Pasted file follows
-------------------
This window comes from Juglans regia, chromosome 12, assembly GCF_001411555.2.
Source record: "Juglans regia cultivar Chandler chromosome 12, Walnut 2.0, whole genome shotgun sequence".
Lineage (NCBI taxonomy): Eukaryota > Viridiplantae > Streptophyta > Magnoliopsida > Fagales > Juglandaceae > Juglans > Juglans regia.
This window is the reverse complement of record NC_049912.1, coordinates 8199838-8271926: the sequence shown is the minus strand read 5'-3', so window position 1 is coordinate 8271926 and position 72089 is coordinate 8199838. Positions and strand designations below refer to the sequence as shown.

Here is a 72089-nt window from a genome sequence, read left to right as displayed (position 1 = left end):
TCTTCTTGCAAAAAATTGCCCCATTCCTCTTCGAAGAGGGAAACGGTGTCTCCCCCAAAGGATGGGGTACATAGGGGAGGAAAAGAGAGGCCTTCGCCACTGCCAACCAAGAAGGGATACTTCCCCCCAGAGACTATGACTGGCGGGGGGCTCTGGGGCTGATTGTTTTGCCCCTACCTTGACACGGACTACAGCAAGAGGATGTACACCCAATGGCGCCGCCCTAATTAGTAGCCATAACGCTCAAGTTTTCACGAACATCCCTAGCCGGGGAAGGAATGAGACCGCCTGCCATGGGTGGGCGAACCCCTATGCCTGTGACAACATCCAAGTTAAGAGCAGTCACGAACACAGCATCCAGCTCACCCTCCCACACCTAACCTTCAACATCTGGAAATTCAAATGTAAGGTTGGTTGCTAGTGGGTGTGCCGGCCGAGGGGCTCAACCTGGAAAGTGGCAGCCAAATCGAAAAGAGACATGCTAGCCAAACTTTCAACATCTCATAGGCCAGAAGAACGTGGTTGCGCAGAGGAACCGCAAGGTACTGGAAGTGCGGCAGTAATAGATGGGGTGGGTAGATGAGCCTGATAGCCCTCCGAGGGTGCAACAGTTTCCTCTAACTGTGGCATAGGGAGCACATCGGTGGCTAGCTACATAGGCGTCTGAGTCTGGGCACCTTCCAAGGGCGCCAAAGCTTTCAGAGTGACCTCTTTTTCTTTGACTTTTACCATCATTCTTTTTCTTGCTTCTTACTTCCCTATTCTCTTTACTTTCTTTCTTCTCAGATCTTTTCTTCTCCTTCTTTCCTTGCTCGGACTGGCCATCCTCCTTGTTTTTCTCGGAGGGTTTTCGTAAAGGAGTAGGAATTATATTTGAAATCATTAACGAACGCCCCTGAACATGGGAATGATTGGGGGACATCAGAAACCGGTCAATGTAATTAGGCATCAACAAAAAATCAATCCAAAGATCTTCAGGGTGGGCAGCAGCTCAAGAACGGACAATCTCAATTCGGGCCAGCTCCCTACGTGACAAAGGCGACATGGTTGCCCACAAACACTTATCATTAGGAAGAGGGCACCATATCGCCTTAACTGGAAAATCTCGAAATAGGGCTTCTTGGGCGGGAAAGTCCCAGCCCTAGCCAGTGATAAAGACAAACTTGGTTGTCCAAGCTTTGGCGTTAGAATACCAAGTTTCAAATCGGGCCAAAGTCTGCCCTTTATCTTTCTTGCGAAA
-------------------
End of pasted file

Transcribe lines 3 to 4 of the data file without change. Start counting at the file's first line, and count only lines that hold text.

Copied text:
Lineage (NCBI taxonomy): Eukaryota > Viridiplantae > Streptophyta > Magnoliopsida > Fagales > Juglandaceae > Juglans > Juglans regia.
This window is the reverse complement of record NC_049912.1, coordinates 8199838-8271926: the sequence shown is the minus strand read 5'-3', so window position 1 is coordinate 8271926 and position 72089 is coordinate 8199838. Positions and strand designations below refer to the sequence as shown.